Figure 4 demonstrates that class separation can be done. Although the separation between the “root” class and the “background” class is difficult to see in the GFP image, it is easier in the visible image. Consequently, Figure 4 leads us to the conclusion that the characterization vectors will enable classifiers to clearly separate the different parts of the plant.
A sample of sixty pixels for each class was recorded, where each pixel is represented by a characterization vector that contains the value of the visible pixel and the value of the GFP pixel:
Characterization vector = [visible pixel, GFP pixel]
Classification algorithms are algorithms designed to assign a tag to a set of data using a learning base (samples) where the tags are known (classes). Three different classification algorithms were implemented, tested, and compared:
- The Bayes quadratic classifier (Bayes- Q) (Cheriet et al., 2007);
- The k-nearest neighbours (K-PPV) (Cheriet et al., 2007);
- The support vector machine (SVM) (Adankon, 2005) et (Cheriet et al., 2007).
Results of the Three Classification Algorithms
The comparison of the classification methods is based on four criteria:
- The quality of the reconstructed image;
- The error rate, if any;
- The total time;
- The complexity of the algorithm (based on the number of loops), which impacts the energy consumed by the processor.
Figures 4, 5, and 6 show that the best classifier, the one with the image containing the least misclassified pixels, is the k-NN where K = 5. The Bayes quadratic is also effective, but shows slightly more misclassified pixels. However, the effort and the time needed for the k-NN algorithm is 17 times greater than that required for the Bayes quadratic (581 s / 35 s = 16.6). The least performing algorithm is the SVM. Not only does it require a lot of time and energy, it also shows the highest error rate; in addition, there are many misclassified pixels around the edges of the roots and even in the leaves.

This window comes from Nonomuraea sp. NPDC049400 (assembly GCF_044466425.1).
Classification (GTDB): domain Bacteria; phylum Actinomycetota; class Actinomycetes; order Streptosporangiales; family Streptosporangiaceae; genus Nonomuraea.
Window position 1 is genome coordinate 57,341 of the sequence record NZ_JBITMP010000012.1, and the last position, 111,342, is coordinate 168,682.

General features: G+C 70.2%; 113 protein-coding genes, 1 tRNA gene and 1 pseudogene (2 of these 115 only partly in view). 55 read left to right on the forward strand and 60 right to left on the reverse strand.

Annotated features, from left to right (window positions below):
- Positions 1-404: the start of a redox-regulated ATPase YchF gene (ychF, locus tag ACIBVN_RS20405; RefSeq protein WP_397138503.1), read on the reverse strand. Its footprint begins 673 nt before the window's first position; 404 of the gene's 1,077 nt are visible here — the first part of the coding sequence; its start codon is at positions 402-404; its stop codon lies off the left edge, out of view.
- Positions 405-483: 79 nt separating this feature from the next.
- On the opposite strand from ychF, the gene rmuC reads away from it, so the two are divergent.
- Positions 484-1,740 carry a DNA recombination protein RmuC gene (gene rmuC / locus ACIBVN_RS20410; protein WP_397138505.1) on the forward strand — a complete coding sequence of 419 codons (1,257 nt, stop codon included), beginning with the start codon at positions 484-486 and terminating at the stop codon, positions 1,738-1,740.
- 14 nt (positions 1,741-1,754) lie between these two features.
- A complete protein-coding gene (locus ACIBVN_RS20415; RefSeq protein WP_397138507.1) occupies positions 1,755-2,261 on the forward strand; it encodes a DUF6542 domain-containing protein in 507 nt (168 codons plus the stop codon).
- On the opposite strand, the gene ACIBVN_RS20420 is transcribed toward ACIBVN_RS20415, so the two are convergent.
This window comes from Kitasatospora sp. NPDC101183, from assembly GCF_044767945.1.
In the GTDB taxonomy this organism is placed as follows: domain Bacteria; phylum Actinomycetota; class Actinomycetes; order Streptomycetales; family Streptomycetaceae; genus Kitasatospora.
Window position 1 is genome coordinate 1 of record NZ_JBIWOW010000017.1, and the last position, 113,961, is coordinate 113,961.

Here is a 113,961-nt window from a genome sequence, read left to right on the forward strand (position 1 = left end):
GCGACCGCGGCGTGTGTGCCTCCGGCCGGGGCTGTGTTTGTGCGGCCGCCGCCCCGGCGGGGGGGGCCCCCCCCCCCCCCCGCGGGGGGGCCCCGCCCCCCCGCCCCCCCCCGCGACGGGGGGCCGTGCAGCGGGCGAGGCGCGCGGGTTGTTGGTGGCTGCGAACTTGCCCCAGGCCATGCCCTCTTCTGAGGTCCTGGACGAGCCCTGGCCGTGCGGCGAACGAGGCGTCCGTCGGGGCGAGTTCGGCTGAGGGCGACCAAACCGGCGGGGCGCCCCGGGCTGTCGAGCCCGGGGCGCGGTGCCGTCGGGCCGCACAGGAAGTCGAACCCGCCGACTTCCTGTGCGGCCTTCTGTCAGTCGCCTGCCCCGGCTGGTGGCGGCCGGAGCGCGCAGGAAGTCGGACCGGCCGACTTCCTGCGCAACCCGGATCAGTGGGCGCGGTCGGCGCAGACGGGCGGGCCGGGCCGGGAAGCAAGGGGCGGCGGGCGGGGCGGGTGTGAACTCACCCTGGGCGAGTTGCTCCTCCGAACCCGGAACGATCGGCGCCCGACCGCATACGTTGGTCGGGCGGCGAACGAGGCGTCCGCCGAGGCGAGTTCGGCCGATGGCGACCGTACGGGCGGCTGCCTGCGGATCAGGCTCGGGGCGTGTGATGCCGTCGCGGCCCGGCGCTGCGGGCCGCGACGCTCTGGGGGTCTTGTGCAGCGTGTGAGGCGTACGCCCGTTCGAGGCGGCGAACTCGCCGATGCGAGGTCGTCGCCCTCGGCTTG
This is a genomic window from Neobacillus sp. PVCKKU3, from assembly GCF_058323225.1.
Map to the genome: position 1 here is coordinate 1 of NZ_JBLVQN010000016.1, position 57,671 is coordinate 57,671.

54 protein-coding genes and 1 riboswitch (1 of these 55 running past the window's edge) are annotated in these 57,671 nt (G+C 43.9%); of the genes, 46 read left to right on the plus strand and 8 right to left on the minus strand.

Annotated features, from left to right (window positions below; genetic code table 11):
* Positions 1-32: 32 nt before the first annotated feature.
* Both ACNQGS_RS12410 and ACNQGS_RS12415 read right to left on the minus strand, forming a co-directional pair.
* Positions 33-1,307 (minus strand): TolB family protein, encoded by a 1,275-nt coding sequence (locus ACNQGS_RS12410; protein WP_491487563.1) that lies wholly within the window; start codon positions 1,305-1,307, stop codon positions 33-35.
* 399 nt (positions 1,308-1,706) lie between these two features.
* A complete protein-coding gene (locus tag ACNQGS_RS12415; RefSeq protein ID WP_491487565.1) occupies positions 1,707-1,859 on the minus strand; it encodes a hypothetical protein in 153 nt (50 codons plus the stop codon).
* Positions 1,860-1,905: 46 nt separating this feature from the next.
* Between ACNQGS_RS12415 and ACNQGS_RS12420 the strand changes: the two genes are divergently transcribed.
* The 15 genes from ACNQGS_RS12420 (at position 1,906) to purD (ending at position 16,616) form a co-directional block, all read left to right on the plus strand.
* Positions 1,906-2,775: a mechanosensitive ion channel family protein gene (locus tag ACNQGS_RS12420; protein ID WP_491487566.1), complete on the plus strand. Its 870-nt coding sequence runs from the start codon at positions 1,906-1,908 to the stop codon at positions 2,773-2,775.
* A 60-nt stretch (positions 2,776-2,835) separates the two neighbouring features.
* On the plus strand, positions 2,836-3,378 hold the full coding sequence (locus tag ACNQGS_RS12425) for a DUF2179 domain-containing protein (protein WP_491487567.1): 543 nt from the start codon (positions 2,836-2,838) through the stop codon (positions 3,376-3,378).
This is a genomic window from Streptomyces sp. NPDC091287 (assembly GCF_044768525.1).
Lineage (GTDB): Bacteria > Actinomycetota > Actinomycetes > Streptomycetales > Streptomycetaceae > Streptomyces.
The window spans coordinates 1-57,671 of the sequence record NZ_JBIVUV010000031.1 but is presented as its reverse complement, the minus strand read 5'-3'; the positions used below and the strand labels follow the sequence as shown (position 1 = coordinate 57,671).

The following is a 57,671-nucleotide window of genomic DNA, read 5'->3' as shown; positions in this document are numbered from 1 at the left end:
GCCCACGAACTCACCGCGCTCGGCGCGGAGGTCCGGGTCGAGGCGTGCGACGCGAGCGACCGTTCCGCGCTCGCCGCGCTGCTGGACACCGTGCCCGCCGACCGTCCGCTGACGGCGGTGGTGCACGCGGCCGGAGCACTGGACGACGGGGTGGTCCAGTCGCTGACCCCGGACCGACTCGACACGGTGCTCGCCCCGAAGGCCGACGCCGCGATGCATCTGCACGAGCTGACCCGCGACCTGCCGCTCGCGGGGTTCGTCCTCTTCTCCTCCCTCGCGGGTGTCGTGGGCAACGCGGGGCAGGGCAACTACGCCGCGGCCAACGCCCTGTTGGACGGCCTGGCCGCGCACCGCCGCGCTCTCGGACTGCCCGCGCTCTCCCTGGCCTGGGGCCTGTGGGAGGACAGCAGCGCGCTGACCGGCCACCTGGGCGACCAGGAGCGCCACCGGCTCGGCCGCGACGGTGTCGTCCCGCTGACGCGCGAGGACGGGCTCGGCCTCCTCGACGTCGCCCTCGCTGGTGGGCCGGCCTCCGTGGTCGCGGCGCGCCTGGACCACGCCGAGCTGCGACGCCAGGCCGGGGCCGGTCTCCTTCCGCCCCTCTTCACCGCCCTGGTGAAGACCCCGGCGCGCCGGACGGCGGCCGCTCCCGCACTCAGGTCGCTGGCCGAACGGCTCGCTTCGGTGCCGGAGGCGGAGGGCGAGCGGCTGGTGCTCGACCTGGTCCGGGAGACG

These tests demonstrate that the Bayes quadratic has the best performance / error ratio: although there are slightly more mistakes than with the k-NN, the algorithm showing the least errors, it does not require as much time and energy. Instead of 581 seconds and 405,721,120 instructions, the BAYES quadratic classifier requires only 35 seconds, and 2,144,348 instructions. As to the performance / error ratio of the SVM, it lags far behind, requiring 2,385 seconds, and 116,467,596 instructions.
The results show that, with the designed characterization method and the use of classification algorithms, the goal of segmenting the plant was completed successfully, and with a very low error rate. The errors are mostly concentrated in the “root” class. This is because the fluorescence signal (GFP picture) of the “root” class is low and very close to the shade of gray of the “background” class. The signal to noise ratio is therefore high, which causes more errors than in the other classes which have a stronger signal. To reduce the error rate, one solution to consider is to filter the image at the beginning of the process, before characterization, and to increase the number of samples.
For more information, see the following research article:
Abboud, Talal; Hedjam, Rachid; Noumeir, Rita; Berinstain, Alain. 2012. Segmentation d’images de plantes capturées par une système d’imagerie fluorescente. Presented at IEEE Conference Montréal, Canada in April 2012.
Or the following master’s thesis: Abboud, Talal (2013). Systèmes d’imagerie pour l’étude de la santé des plantes et la biologie spatiale. Mémoire de maîtrise électronique, Montréal, École de technologie supérieure. 90 p.
Talal Abboud holds a Bachelor and a Master of Engineering from the Department of Electrical Engineering of the École de technologie supérieure (ÉTS). He is currently an electronics designer at Kongsberg Automotive centre of excellence (CoE) department.
Rachid Hedjam is a postdoctoral fellow in the Department of Geography at McGill University and also a member of Synchromedia laboratory at ÉTS.
Research laboratories : SYNCHROMEDIA – Multimedia Communication in Telepresence
Rita Noumeir is a professor in the Electrical Engineering Department at ÉTS. Her research includes applying artificial intelligence methods to create decision support systems as well as video and image processing.
Program : Electrical Engineering